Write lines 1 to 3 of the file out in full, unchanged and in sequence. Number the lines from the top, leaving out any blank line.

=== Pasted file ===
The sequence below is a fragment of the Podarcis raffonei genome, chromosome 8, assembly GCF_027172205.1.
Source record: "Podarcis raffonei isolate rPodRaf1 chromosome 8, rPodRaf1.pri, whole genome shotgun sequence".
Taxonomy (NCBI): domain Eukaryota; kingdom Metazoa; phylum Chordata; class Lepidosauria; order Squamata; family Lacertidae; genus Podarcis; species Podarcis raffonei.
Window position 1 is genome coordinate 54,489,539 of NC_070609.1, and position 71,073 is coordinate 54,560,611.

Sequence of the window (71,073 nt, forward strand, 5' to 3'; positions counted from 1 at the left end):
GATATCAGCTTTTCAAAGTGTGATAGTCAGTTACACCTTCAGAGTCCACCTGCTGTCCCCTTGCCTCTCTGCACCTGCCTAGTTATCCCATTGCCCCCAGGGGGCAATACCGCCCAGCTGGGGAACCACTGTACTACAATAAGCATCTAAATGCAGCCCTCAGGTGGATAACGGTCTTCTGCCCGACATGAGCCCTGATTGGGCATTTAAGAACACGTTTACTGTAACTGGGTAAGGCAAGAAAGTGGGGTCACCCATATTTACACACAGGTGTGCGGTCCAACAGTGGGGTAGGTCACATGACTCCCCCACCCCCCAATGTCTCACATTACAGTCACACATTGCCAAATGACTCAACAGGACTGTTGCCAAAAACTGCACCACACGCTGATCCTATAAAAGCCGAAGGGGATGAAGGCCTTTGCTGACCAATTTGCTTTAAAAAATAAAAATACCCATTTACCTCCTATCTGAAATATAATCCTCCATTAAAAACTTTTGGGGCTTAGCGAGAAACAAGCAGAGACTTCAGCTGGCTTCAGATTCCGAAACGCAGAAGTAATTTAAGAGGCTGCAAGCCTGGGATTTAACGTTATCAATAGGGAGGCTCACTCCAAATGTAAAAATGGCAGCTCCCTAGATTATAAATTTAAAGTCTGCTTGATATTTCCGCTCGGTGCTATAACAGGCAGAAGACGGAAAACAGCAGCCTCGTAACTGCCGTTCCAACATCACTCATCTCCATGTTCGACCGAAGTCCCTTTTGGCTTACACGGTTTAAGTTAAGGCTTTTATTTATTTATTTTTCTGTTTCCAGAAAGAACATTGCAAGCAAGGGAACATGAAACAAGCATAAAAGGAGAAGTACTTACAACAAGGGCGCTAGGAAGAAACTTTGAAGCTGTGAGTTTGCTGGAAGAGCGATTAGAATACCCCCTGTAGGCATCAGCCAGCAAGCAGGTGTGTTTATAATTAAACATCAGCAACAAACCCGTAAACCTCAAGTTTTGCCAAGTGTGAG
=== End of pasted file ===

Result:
The sequence below is a fragment of the Podarcis raffonei genome, chromosome 8, assembly GCF_027172205.1.
Source record: "Podarcis raffonei isolate rPodRaf1 chromosome 8, rPodRaf1.pri, whole genome shotgun sequence".
Taxonomy (NCBI): domain Eukaryota; kingdom Metazoa; phylum Chordata; class Lepidosauria; order Squamata; family Lacertidae; genus Podarcis; species Podarcis raffonei.